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E. Pedrotti, V. Barbaro, S. Ferrari, A. Fasolo, E. Di Iorio, N. Nettis, M. Passilongo, S. Ficial, D. Ponzin, G. Marchini; Analysis of Cytokeratin 12 and Mucin-1 Expression in Impression Cytology Specimens Through Immunofluorescence for the Evaluation of Ocular Surface Disorders. Invest. Ophthalmol. Vis. Sci. 2009;50(13):3221.
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To provide an innovative and effective diagnostic tool in ophthalmology for evaluating and carefully diagnosing the disorders and the alterations of the ocular surfaces through a new impression cytology procedure based on the employment of more specific markers of the ocular epithelia and quantification of their expression by means of laser scanning confocal microscope.
The expression of cytokeratin 12 (K12) and Mucin1 (MUC1) was compared to that of currently used markers cytokeratin 3 (K3) and 19 (K19) through (i) semiquantitative RT-PCR in cultured conjunctival, limbal and corneal epithelial cells and (ii) immunofluorescence staining on both histological sections of conjunctiva, limbus and cornea and cytologic specimens collected by impression from normal subjects and patients with various chronic ocular surface disorders.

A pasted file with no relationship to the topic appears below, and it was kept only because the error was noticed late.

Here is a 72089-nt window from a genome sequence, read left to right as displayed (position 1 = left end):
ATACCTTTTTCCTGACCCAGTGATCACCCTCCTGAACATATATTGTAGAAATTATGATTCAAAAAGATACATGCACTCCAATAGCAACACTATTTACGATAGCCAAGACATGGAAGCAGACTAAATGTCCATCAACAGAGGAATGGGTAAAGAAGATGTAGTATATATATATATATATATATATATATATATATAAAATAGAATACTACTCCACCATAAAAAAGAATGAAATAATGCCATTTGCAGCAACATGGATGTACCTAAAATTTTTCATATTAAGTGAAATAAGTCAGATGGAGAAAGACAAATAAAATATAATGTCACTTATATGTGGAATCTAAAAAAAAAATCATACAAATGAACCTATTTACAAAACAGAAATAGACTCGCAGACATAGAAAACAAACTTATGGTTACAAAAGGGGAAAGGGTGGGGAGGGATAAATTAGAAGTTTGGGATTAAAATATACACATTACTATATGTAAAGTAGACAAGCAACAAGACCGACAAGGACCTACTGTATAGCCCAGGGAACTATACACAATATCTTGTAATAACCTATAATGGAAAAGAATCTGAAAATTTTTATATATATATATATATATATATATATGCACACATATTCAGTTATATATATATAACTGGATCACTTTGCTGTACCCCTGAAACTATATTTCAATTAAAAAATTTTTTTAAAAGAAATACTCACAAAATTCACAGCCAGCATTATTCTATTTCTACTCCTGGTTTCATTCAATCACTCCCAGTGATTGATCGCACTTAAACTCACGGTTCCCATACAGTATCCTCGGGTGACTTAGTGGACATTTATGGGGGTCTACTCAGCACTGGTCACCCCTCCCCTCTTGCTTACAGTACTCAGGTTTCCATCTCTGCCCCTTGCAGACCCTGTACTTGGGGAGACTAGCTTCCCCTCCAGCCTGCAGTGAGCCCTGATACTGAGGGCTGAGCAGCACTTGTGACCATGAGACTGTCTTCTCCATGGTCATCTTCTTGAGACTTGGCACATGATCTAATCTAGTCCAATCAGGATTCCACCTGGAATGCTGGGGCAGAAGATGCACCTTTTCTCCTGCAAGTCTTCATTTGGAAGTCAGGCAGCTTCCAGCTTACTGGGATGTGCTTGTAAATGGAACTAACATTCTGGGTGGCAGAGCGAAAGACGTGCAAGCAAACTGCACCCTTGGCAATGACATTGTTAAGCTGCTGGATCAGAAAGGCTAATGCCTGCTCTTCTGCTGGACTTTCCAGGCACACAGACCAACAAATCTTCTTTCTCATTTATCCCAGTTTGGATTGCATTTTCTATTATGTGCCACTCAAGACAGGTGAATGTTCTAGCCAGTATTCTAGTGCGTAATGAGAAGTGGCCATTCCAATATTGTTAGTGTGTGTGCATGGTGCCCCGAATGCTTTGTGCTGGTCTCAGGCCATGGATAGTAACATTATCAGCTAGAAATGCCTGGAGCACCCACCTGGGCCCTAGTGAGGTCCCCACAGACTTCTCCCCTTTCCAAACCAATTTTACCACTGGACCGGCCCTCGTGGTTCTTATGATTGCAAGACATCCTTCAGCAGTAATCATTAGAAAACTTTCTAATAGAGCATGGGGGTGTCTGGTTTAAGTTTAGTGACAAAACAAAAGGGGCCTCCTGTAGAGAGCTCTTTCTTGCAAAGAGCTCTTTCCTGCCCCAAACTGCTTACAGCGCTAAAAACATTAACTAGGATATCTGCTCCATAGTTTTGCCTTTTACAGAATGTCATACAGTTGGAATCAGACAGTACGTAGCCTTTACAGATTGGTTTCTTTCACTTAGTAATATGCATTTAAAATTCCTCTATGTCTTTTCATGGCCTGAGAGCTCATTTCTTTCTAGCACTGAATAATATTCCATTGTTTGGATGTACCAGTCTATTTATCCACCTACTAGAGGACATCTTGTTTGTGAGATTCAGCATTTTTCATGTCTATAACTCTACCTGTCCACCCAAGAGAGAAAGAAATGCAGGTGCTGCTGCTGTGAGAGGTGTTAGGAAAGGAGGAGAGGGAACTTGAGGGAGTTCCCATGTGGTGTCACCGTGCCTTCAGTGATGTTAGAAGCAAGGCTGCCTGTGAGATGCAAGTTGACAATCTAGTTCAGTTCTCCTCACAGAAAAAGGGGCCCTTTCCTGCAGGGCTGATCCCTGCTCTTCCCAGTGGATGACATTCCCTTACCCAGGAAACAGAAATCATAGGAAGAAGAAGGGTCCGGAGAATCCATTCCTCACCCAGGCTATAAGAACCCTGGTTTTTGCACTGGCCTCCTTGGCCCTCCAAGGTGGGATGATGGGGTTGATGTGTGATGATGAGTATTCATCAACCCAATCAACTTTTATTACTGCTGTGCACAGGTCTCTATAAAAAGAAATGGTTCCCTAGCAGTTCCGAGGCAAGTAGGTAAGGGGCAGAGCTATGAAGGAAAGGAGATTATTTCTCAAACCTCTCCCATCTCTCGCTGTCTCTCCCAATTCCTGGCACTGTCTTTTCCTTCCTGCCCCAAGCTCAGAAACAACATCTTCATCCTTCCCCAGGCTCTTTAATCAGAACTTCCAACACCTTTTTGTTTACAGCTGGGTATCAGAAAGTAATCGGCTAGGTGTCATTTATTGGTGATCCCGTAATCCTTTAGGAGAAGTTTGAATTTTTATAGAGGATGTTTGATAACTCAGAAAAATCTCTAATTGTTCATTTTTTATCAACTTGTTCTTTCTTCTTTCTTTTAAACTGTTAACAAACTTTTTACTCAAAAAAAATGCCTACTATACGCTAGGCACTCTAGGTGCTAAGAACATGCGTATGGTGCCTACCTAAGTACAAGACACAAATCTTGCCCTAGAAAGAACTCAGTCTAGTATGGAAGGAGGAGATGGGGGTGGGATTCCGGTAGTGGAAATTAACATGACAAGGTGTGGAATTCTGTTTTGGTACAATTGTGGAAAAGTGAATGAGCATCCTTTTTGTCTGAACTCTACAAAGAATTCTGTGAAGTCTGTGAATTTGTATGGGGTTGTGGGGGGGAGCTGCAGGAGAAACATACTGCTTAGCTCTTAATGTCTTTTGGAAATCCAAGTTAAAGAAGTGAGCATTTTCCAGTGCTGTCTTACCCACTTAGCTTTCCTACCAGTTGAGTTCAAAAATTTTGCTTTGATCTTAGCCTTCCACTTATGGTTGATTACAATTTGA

K12 and MUC1 showed to be expressed exclusively in the limbus/cornea and conjunctiva areas, respectively. In human ocular surface sections comprising corneal, limbus and conjunctival epithelia K12 stained all layers of corneal epithelium and the suprabasal layers of limbus but did not stain the conjunctiva, whereas MUC1 stained the superficial layers of the conjunctival epithelium but was absent in limbus and cornea. Impression cytology specimens from normal and diseased ocular surfaces showed distinct expression patterns for K12 and MUC1: healthy corneas expressed only K12 (but not MUC1) while conjunctivalized corneas from patients with limbal stem cell (LSC) deficiency were characterized by the presence of MUC1 and the disappearance of K12. Similar clear-cut results were not seen with the traditional pair of markers K3/K19, which showed lack of specificity and overlapping signals in cornea and conjunctiva specimens.
Conjunctivalization is the hallmark of LSC deficiency. The ability of K12 and MUC1 to discriminate between limbus/cornea and conjunctiva in impression cytology specimens (unlike K3 and K19) could become a powerful diagnostic and clinical monitoring tool for ophthalmologists in order to evaluate alterations of the ocular surface and the grading of LSC deficiency.
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